Just over two years ago I was set apart as one of the 20,000+ bishops in The Church of Jesus Christ of Latter-day Saints. This has been the most challenging and one of the most rewarding callings I’ve had. If I was in charge, I’d choose to serve as a nursery leader or the ward organist. Primary pianist would be great too. I choose to serve where called even if it takes me out of my comfort zone.
These past two years have offered unique challenges. Two weeks after I was set apart, I had to deal with hurricane cleanup efforts. Last year I dealt with more. Thankfully damage was relatively minor within my ward boundaries but a lot of efforts were made coordinating cleanup within and without our boundaries.
There have been so many other experiences — many wonderful, some unpleasant. In order to protect confidences, I will not write about any of these without using broad generalities. There have been funerals, marriages, divorces, baptisms, ending of church membership, and the ministering of angels. The greatest joy comes from meeting with so many wonderful people who love Jesus Christ and who are striving with quiet faith to return to our Heavenly Father.
Shortly after President Monson died and President Nelson was sustained as President of The Church of Jesus Christ of Latter-day Saints, I was talking with an elderly neighbor. He was impressed with our church having a new president who was more than 90 years old. He asked if there would be any big changes at church. I replied that it was always a possibility but we’d just have to wait and see. I thought there probably wouldn’t been many changes for at least some months. My neighbor’s question about changes stuck with me in light of all the changes we’ve seen in 2018.
It was an interesting experience to be serving as bishop during the time when the church (mostly) put all high priests into consolidated elder’s quorums. This simplified the organizational structure of the church and made the lives of bishops a little easier because it reduced the number vital of callings within the ward. This streamlining of church organization removed the imbalance between the Relief Society and the priesthood quorums. It also countered the general process within the world to add organizational complexity to support the growing numbers and complexities of modern society. At a time when most businesses expand and most governments expand, The Church of Jesus Christ of Latter-day Saints simplified.
In concert with the streamlining of the elder’s quorum were policy changes to allow greater responsibilities for the Relief Society Presidency and Elder’s Quorum Presidency within each unit. Missionary work, temple and family history work, and many of the other adult-centric functions are now largely handled by the Relief Society and Elder’s Quorum. Bishops, of course, still have ultimate responsibility within the ward but these changes help bishops focus even more on the youth. This focus on the youth will be more realized as the church implements its simplified but more coordinated youth program in 2020. Cutting out the involvement with the Boy Scout organization simplifies ward organizations but also allows for greater parity between young women and young men and the U.S./Canada congregations and the rest of the world. There’s much we don’t yet know about those changes so I’ll leave that topic for now.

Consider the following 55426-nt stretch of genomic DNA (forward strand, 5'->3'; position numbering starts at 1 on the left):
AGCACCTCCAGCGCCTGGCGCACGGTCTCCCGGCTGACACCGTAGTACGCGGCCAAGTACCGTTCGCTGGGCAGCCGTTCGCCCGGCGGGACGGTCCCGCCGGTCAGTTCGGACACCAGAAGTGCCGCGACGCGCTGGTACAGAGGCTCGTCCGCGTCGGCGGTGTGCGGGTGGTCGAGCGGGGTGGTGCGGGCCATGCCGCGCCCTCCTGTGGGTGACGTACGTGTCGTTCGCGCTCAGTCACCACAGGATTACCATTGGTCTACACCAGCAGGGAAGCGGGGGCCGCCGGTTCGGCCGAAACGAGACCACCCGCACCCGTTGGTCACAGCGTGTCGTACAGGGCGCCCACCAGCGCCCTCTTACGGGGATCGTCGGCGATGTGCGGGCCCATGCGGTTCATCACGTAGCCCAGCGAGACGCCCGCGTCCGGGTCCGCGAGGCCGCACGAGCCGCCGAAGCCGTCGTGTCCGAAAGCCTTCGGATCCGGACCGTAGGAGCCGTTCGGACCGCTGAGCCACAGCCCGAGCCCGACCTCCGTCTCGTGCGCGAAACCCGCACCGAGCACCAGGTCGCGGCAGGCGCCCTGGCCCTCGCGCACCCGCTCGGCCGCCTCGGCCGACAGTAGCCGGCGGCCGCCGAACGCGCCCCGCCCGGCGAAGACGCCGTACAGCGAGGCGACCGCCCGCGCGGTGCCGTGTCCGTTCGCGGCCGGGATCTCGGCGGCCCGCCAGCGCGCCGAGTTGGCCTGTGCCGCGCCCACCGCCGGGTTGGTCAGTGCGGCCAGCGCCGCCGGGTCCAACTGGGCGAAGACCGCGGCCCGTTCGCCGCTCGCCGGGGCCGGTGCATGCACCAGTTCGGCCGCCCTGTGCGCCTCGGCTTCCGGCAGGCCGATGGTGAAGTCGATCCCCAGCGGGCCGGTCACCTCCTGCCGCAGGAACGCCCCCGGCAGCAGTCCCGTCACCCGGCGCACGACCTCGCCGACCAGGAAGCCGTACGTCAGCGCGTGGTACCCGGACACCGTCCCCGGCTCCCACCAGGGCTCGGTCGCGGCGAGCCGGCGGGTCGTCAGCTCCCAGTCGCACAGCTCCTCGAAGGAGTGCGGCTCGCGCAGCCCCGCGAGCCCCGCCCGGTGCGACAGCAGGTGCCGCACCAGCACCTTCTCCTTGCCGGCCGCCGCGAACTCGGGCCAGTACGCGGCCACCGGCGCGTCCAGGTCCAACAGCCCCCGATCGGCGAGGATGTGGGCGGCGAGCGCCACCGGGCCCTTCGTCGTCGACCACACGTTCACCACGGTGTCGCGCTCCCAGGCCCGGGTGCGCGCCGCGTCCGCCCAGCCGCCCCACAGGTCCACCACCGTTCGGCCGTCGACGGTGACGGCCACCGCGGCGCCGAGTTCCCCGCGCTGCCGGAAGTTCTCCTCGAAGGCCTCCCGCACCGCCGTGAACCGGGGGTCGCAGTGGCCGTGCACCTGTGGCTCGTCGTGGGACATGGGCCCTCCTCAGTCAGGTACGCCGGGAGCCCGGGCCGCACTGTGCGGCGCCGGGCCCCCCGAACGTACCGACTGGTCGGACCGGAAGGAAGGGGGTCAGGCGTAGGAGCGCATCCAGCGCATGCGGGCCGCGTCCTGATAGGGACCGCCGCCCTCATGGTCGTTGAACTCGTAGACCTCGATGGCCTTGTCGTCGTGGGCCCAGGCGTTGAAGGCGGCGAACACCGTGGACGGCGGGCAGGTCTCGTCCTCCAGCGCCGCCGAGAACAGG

Yesterday at the Saturday morning session of conference additional changes were announced. Church was changing from a 3 hour block of meetings to a 2 hour block of meetings. This wasn’t a reduction in church services, just a reduction in formal church services. The hope is that families and individuals would use the additional time to study the gospel at home. Some people will not replace the extra hour with anything gospel-related but many will. It will be a great blessing to families and individuals. Church members will be given more opportunities to govern themselves after learning correct principles.
There will be additional streamlining. The hymnbook and primary songbook are being redone to remove some/many of the less frequently sung songs. The church also wants the same hymnbook and primary songbook in all languages. I do not know the timeframe for these changes but it follows the same process of simplifying. All this streamlining is done to increase faith in Jesus Christ and strengthen individuals and families.